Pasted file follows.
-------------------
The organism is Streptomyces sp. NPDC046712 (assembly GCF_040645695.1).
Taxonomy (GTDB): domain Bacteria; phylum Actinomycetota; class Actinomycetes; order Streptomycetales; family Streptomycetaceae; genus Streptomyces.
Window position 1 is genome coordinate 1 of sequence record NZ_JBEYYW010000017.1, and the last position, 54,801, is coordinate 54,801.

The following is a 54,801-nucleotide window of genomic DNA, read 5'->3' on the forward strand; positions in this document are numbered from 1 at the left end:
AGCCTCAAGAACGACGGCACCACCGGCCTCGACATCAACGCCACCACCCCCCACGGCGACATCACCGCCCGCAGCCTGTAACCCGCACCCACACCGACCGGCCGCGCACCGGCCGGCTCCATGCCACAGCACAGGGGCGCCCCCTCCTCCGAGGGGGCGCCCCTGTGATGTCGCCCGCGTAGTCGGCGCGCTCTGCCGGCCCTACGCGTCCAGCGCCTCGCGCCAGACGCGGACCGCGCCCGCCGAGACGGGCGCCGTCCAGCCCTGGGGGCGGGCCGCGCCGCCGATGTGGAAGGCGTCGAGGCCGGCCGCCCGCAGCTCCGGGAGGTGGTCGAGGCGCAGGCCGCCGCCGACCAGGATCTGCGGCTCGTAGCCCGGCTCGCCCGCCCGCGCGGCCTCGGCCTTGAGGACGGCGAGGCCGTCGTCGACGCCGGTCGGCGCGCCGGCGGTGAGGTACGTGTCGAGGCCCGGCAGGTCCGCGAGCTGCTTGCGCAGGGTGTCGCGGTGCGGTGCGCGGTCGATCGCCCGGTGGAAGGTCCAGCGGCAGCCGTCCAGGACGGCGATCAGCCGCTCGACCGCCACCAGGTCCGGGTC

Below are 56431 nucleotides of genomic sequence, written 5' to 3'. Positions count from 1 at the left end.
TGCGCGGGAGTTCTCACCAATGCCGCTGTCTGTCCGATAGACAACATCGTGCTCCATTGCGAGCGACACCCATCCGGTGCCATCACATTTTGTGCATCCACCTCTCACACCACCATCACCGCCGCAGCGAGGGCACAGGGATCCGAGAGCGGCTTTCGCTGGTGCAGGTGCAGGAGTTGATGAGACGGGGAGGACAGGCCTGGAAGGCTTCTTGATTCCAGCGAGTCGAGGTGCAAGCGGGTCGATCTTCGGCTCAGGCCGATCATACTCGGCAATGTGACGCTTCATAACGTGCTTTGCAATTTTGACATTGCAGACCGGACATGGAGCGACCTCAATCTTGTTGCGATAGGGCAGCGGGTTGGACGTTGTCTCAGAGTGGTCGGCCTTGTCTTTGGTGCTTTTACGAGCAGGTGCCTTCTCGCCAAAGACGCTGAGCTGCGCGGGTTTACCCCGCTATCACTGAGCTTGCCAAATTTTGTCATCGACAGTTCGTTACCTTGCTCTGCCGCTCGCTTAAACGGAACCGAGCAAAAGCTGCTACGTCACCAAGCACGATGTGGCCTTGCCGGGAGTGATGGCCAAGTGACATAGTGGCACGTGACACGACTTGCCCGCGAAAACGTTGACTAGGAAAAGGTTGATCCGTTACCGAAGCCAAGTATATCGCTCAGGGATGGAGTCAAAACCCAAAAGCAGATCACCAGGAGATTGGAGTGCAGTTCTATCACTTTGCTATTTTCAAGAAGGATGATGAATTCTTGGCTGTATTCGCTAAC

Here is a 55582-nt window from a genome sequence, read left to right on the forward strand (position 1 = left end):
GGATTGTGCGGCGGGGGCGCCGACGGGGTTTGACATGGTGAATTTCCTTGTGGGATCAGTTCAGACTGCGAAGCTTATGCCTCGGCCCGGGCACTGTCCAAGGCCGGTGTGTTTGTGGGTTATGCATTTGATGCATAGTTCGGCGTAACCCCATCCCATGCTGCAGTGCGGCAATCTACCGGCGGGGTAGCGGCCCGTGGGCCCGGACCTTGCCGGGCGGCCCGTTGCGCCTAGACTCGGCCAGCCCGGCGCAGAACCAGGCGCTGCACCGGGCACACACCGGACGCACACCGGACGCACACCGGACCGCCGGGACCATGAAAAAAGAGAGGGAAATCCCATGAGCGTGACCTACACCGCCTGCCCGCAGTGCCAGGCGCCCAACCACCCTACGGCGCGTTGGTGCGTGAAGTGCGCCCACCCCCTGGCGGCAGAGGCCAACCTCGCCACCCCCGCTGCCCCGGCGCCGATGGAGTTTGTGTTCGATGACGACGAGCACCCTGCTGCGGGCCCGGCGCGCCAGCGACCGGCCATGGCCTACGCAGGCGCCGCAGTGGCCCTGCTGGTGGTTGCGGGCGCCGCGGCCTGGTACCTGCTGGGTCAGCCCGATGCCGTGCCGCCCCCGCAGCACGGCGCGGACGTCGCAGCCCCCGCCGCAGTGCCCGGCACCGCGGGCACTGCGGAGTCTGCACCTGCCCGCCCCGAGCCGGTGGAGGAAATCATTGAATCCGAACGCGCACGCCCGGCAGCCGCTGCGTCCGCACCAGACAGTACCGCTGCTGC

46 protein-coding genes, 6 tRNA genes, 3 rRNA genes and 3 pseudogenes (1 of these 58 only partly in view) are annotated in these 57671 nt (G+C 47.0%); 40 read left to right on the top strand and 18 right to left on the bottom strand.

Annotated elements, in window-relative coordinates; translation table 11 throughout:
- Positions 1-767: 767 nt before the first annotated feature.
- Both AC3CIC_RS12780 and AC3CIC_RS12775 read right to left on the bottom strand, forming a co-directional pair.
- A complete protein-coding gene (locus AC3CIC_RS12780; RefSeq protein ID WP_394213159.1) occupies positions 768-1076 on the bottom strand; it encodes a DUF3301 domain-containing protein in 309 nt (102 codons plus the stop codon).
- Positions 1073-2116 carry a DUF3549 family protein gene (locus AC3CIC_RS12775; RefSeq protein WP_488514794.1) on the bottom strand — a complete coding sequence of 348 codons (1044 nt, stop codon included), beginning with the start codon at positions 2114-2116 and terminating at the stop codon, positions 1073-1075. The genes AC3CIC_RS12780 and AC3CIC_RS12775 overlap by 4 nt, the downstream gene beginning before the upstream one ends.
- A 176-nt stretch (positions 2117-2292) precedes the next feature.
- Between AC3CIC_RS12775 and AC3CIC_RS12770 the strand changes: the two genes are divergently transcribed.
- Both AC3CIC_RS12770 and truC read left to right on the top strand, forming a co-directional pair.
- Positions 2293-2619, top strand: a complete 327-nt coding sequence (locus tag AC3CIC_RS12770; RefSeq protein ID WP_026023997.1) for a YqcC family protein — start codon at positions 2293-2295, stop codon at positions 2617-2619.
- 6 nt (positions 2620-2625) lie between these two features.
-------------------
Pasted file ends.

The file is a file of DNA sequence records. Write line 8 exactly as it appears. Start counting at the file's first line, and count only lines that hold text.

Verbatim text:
Here is a 55582-nt window from a genome sequence, read left to right on the forward strand (position 1 = left end):